Hunt/Moss, a Joint Venture

The Florida Marlins will ring in their 2012 Major League Baseball season in a brand-new stadium, thanks to the combined efforts of two construction management firms. Construction on the 37,000-seat, $515 million facility started in July 2009. The facility, owned by Miami-Dade County, will give the Marlins a home of their own for the first time since their inception in 1993.

The team currently plays their home games at Sun Life Stadium, which it shares with the Miami Dolphins of the National Football League.

Hunt/Moss, A Joint Venture is serving as construction manager on the $515 million Florida Marlins ballpark project in Miami. The JV is a union of national builder Hunt Construction Group – headquartered in Scottsdale, Ariz. – and Florida-based Moss Construction Management.

Hunt has many built many major league sports venues, including 15 MLB parks, and more than 100 sports facilities. These include groundbreaking facilities such as Chase Field in Phoenix, the world’s first stadium with a retractable roof and natural grass, and Lucas Oil Stadium in Indianapolis, the first stadium with a retractable roof that opens sideline to sideline.  Moss brings to the project a local presence and knowledge of local trades and contractors. Both companies have people with extensive knowledge and experience in the construction industry, the companies say.

`Two Projects in One’

One major feature of the 950,000-square-foot concrete stadium is a retractable steel roof that allows the roof to be opened during the day, allowing sunlight to reach its natural turf field. The roof can also be closed for air conditioning and during rain.

The retractable roof structure requires building 12 160-foot-tall, 1,400-ton super columns and installing three roof panels. The columns support a track beam, along which the roof panels will move. “This job is almost like building two projects in one, as we’ve been building this structure while at the same time building a ballpark underneath it,” the company says.

In addition to the retractable roof, the ballpark’s promenade – third – level will feature a moveable glass wall just left of center field offering fans views of downtown Miami.

Key ballpark amenities include a plaza on the west side of the facilities that will be used for pre-game functions.

“This will be a major gathering point for fans,” the company adds.

The ballpark also features a swimming pool behind the center field wall that can be rented out for parties.

Sustainability First

The facility is being designed to attain LEED Silver status.  Hunt/Moss JV has recycled 8,545 tons of cardboard, concrete, metal, paper plastic and wood, and diverted 165 tons of trash from landfills.

In addition, the company is using materials produced within a 500-mile radius of the ballpark to reduce transportation emissions.

Materials include low-VOC paints, adhesives, carpets and flooring. Building systems include energy efficient mechanical and electrical systems.

Safe and Clean

Hunt/Moss, A Joint Venture last year won a Florida Sunshine State Safety Award recognizing its efforts to preserve safety and cleanliness on the Florida Marlins Ballpark project. The award, created in 2006 by the University of South Florida, notes the efforts of companies in all industries that engage in job safety efforts.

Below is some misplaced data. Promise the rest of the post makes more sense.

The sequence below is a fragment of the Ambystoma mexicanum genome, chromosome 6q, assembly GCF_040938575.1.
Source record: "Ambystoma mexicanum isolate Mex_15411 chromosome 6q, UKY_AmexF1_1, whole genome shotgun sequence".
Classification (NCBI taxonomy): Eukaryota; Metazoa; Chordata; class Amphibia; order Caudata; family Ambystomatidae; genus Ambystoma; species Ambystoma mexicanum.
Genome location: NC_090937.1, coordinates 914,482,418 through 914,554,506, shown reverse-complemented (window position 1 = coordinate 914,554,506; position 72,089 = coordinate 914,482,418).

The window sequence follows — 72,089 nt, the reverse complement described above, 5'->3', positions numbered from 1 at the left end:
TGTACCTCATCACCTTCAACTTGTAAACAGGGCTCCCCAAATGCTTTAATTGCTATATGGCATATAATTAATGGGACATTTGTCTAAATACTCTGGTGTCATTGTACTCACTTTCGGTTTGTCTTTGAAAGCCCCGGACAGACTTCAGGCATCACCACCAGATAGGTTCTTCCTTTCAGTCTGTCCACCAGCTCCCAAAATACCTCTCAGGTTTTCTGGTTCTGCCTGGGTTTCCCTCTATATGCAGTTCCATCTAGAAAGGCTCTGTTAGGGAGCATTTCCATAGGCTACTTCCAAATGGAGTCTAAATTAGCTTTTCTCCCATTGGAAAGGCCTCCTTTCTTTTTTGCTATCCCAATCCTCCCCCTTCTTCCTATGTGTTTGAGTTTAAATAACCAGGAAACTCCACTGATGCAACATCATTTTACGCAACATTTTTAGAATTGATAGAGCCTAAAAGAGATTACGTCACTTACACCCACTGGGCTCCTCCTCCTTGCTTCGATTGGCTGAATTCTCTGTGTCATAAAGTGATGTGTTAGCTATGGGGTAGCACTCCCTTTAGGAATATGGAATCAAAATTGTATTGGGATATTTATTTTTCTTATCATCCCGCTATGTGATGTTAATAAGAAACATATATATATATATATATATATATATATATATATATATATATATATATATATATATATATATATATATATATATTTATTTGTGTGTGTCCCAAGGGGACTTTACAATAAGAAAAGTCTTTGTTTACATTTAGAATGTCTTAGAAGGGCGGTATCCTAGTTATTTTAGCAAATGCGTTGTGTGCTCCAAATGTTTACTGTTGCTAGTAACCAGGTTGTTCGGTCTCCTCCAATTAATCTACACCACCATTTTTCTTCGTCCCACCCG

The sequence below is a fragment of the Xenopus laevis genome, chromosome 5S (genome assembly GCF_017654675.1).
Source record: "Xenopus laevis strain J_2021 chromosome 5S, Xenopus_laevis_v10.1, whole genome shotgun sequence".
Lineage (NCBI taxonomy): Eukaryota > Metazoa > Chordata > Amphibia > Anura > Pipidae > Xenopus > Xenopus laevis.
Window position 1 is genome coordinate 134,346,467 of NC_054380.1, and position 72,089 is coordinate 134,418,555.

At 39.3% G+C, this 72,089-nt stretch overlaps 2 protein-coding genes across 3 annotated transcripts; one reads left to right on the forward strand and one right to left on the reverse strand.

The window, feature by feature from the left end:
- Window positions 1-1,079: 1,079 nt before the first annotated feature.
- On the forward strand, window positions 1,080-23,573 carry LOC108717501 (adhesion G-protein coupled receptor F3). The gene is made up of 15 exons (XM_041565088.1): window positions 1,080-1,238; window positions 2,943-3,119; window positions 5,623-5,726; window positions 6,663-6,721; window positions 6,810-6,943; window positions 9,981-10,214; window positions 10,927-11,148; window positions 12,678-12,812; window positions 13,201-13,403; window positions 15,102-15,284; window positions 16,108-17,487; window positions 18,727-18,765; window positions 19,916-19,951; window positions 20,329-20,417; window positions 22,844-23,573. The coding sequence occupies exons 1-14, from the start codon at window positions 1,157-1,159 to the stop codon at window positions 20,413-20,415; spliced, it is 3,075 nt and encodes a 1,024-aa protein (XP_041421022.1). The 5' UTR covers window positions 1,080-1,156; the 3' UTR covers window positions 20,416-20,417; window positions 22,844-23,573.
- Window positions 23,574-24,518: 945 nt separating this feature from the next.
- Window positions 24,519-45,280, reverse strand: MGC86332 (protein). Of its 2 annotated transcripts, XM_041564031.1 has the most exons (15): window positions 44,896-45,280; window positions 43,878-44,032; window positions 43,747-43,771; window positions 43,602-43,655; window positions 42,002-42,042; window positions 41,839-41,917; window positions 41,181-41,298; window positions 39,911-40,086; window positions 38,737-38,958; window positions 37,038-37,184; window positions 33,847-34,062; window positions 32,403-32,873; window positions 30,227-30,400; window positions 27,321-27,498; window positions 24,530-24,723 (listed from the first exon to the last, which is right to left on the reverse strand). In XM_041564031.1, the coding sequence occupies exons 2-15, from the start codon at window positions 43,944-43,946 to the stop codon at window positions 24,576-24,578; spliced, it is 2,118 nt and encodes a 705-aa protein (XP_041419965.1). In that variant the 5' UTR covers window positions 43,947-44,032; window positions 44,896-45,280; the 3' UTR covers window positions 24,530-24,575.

Safety measures include daily training sessions and regular meetings, as well as a weekly incentive program offering Marlins memorabilia to crewmembers.

“We promote safety on a daily basis,” the company says. “We’re very adamant about making sure our job is the cleanest and safest job, and work hard making sure everyone understands that.”

Building Relationships

The ballpark will be built on 17 acres of the 42-acre former Miami Orange Bowl site in Miami’s Little Havana neighborhood.  The outdoor stadium was demolished in 2008.

“There are houses across the street from the ballpark,” the company says. “We’re building in a neighborhood near someone’s home, so we’re working hard to keep everyone up to date with construction activities and our schedule.”

The location also poses challenges to material delivery, as routes have needed to change to accommodate construction and local traffic patterns. In addition to the ballpark itself, crews are also performing infrastructure work in the surrounding area including installing utility lines and rebuilding access roads.

Several of the utility lines are located 24 feet underground, requiring crews to perform work 18 feet underwater as the ballpark itself is only six feet above sea level.

Important Subs, Suppliers

To overcome any project challenges, Hunt/Moss has maintained constant communication with subcontractors and suppliers and taken advantage of building information modeling technology.

“We always try to building relationships with the prime subcontractors and their suppliers to ensure we’re receiving materials on time,” the company says. “We’ve done a good job making sure their needs are addressed in addition to addressing the needs of the project.” Hunt/Moss’ key partners include DKG & Associates Ltd.

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